What you're talking about is actually done by a lot of SSDs that are sold today. It's called write coalescing. SSDs don't really have sectors, they have "erase blocks" which are often 16k or so in size.
So when they get a request for a 512-byte write, rather than doing the read-modify-write of a 16k block, they wait to see if the user wants to do any more I/O to that erase block.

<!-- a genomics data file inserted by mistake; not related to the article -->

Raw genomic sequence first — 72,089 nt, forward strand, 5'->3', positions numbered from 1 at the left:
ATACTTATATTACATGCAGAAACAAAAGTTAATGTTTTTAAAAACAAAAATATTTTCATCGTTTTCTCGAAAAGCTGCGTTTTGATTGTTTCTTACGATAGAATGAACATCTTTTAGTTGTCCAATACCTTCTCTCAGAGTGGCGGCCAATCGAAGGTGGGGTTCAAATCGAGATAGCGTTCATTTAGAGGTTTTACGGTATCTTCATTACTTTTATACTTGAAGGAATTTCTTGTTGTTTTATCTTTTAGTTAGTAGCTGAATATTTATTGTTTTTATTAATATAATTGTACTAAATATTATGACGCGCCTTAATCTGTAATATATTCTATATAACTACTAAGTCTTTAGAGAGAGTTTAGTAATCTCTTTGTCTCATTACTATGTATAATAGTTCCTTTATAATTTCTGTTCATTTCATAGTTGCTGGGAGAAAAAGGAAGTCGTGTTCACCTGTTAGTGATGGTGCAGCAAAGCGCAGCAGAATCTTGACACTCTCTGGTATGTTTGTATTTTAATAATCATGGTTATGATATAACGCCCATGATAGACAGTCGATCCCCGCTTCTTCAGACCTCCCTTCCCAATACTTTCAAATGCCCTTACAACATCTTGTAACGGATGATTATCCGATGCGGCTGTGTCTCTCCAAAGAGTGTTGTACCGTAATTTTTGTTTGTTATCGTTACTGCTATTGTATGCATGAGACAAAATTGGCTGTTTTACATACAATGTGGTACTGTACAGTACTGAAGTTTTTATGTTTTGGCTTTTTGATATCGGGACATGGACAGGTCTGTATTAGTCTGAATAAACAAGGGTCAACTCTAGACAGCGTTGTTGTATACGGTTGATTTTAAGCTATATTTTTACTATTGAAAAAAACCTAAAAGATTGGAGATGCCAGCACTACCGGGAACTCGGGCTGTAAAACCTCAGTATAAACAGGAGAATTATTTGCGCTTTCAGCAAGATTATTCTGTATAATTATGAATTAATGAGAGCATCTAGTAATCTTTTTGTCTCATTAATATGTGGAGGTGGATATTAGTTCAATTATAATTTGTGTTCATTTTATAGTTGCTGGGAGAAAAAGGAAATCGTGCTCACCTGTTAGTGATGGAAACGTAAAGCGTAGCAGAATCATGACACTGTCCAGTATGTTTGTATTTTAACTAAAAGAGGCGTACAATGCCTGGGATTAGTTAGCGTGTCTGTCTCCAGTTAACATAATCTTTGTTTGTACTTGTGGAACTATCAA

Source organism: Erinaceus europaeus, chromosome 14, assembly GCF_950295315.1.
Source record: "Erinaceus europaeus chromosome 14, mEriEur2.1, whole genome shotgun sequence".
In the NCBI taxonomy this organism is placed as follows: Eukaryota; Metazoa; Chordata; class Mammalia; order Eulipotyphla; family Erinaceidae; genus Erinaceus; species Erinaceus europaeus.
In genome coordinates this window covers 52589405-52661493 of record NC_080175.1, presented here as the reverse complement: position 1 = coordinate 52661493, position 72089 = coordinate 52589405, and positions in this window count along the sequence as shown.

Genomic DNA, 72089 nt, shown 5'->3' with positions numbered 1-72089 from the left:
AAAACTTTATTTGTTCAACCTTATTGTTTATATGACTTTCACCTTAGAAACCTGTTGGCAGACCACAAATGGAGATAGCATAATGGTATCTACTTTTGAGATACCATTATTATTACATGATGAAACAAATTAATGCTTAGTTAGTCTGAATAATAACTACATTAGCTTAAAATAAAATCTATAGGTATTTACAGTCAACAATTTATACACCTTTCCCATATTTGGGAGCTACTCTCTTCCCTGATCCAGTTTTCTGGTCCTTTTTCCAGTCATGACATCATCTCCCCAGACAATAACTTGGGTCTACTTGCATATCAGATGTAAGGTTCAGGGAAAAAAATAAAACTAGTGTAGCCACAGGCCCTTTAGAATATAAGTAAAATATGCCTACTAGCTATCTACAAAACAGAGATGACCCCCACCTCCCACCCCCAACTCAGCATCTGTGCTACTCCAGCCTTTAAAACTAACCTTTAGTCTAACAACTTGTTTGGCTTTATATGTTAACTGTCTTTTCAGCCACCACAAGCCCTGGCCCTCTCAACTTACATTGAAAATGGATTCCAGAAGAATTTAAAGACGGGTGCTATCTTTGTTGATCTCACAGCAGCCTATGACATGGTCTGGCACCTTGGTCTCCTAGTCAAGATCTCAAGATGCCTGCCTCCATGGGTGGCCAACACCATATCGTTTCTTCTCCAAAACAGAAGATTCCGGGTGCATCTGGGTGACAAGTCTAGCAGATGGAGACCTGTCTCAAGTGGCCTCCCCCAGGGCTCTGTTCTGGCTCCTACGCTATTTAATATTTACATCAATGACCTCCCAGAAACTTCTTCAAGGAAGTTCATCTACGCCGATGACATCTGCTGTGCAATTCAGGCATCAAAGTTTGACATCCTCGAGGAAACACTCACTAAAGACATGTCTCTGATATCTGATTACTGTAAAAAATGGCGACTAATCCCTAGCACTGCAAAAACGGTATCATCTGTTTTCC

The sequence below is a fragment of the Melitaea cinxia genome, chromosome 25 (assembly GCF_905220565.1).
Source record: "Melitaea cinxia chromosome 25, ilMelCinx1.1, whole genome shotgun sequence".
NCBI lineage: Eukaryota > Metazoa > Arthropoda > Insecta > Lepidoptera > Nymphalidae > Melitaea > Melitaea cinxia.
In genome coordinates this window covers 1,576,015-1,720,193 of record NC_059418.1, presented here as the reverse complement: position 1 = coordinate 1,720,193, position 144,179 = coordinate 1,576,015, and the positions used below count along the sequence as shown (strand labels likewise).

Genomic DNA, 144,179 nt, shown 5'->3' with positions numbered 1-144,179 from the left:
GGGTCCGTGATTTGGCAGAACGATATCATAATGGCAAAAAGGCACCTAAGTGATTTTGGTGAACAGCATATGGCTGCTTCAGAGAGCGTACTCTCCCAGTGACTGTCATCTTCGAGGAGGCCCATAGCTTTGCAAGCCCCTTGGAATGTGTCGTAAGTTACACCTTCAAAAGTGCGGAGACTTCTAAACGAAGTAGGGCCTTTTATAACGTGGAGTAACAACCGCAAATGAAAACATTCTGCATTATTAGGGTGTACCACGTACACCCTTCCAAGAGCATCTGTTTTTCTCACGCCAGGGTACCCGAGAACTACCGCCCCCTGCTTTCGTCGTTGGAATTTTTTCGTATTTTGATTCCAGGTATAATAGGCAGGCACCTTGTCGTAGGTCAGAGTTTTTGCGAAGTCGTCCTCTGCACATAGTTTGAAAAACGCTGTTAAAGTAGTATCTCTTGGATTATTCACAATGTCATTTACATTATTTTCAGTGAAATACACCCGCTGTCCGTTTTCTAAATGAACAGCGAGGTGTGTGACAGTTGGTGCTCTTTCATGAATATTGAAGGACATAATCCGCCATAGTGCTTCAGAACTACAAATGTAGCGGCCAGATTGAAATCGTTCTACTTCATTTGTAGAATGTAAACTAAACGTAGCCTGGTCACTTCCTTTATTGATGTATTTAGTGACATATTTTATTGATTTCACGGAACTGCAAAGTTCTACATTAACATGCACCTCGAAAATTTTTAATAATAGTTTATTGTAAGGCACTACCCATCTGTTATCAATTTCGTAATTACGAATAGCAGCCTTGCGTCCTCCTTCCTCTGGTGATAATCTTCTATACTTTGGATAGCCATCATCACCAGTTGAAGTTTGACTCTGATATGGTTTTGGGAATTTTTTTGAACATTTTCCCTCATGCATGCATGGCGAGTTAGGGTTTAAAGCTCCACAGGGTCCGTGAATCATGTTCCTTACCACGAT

The disadvantages of write coalescing are kind of obvious-- it's complex, requires temporary storage (for the un-coalesced 512-byte chunks). More buffering also means there's a longer window when power failures can result in data loss.
Overall, it's not something you want to do unless you absolutely have to. Performance and stability would be a lot better if the kernel knew about the real situation on the hardware.